is a multi-instrumentalist who has recorded on a wide array of instruments in an equally wide ranging diversity of settings, from contemporary classical to music for film. He’s also performed with the likes of Anthony Braxton, Horace Tapscott and the Rova Saxophone Quartet. Golia formed 9 Winds in 1977 and has released better than 120 recordings in the ensuing years, primarily of West Coast-based players. The latest offerings from the catalogue speak of the broad diversity inherent in the label. These are "free" in the broadest sense. Sonu’s Sounds From the Source
features woodwinds and electronics performing compositions from Golia, Braxton, Wadada Leo Smith, George Lewis and Roscoe Mitchell in an unlikely, yet wholly enchanting, mix. Subvenire
showcases the compositional and performance genius of bassist Ken Filiano
who plays skillfully and inventively from the first to last note. This is one of the most exquisite bass performances this writer has ever heard. Less of Five
, a piano, bass, drums and alto quartet, paints musical landscapes of torrential swirling sound storms that frequently remind of Cecil Taylor. Pianist Giorgio Occhipinti, soprano and alto saxophonist Olivia Bignardi, and Giuseppe Guarrella and Antonio Moncada on double bass and drums respectively are magnificently talented on their Acrobati Follie Innamorati
. Nancy and Bert Turetzky’s Music for Flute and Contrabass
is one of the most recent releases from the label as well as one of its most captivating. The Turetzkys have been together for 44 years, both as a married and a performing couple. Their delight is conspicuous in this joyous and exploratory collection of music from a group of distinguished modern composers. The duet performances from two of the most important musicians of free/avant garde music on the contemporary landscape are breathtaking. Pexo A Soundpainting Symphony
, from the Walter Thompson Orchestra
is as complex in its description as it is enjoyable in its presentation. Suffice to say, the music that Thompson composed for this extended improvised symphony is visual, always moving, and sometimes quite amazing. The big band assembled is fluent and intense. Vinny Golia
, in addition to being the driving force of the label, is its most recorded artist. His diversity of approaches and instrumental combinations speak to his unquenched desire to explore further afield. Feeding Frenzy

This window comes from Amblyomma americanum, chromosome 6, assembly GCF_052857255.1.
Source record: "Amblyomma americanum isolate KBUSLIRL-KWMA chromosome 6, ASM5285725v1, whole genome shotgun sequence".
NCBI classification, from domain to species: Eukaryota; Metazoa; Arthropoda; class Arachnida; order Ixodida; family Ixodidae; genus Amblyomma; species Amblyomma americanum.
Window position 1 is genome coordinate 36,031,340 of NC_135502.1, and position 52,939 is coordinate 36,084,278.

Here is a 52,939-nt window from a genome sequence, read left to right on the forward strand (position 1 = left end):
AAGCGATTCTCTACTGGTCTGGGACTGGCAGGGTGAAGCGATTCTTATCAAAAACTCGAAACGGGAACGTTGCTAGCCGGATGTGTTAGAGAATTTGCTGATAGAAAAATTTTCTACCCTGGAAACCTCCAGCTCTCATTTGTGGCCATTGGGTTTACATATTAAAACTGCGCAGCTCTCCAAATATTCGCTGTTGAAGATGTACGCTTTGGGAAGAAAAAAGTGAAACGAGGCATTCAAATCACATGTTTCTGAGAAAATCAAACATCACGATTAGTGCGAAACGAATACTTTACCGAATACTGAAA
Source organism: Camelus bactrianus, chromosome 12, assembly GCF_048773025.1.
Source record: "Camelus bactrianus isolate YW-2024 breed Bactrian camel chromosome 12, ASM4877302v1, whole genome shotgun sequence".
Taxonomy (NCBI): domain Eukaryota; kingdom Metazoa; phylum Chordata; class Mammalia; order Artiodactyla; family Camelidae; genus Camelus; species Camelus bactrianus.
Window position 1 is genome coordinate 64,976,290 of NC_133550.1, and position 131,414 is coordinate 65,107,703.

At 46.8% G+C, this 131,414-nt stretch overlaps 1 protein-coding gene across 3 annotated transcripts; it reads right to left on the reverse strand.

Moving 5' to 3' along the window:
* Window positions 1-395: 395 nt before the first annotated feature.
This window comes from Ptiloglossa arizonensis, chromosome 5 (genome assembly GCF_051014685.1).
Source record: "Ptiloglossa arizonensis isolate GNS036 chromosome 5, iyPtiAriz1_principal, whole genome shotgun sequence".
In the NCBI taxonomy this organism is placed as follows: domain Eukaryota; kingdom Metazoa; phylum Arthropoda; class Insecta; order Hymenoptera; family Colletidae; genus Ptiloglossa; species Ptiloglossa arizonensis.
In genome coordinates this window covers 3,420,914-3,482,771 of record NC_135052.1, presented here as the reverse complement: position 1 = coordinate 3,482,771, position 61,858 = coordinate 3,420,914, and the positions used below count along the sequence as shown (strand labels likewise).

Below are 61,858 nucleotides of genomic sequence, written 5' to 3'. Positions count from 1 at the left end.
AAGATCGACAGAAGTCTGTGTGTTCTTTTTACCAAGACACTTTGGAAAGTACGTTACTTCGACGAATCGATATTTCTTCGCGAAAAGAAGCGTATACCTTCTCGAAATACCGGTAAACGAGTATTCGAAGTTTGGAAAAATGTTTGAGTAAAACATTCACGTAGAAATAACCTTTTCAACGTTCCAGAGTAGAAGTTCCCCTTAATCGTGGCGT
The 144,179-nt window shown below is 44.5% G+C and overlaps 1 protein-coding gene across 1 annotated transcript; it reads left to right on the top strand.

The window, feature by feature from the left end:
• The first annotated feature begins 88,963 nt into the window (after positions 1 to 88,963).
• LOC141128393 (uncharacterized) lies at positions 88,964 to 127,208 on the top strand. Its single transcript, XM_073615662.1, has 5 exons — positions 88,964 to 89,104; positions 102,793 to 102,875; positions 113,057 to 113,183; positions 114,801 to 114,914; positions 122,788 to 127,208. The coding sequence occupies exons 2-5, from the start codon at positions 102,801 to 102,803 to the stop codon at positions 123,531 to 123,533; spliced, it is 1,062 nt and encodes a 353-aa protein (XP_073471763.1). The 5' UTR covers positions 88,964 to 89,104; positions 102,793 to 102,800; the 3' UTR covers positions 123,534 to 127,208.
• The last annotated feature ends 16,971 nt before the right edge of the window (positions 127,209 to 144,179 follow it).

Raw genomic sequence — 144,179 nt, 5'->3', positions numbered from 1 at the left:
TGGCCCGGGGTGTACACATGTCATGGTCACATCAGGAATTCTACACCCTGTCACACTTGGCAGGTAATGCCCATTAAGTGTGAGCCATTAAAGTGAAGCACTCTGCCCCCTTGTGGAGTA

juxtaposes woodwinds and a string quartet in a most interesting manner. Golia is driven by the possibilities of different voicings, and on this wonderful recording he works with two violins, cello and bass, working in conjunction and in opposition to his saxophones, flutes and clarinets. On Music for Like Instruments -- The Eb Saxophones
he bring contrabass, soprano and baritone saxophones to the session and proves himself one of the few players since Rahsaan Roland Kirk to master the stritch. This 14-song dialogue between Golia and three alto players (Beth Schenck, Jason Mears and Nathan Herrera) on an all Golia program is intelligently performed and casts the composer in a particularly unique light. His most recent outing, A Gift for the Unusual Music for Contrabass Saxophone
, highlights the interplay between tubax, a "new version of the contrabass saxophone," and trombone, contrabass, all manner of keyboards, cello, and even chromatic harmonica, as well as in solo performance. This is not merely the introduction of a new instrument, but the creation of a new language. The results are stunning.
Additionally, superb 9 Winds offerings have been released over the past few years by The Rob Blakeslee Quartet (Brass, woodwinds and rhythm), Paul Smoker (brass and percussion), Johnnie Valentino (guitar with Wadada Leo Smith and a host of others), Christopher Adler Trio (woodwinds, piano, drums), John Rapson (trombone with Billy Higgins and others), and a spectacular duo set of Mike Wofford and Bert Turetzky.
With labels like 9 Winds (www.ninewinds.com) and Entropy Stereo (www.entropystereo.com) working so diligently for the art and the artists, the future of adventurous, non-predictable, free jazz is joyfully assured.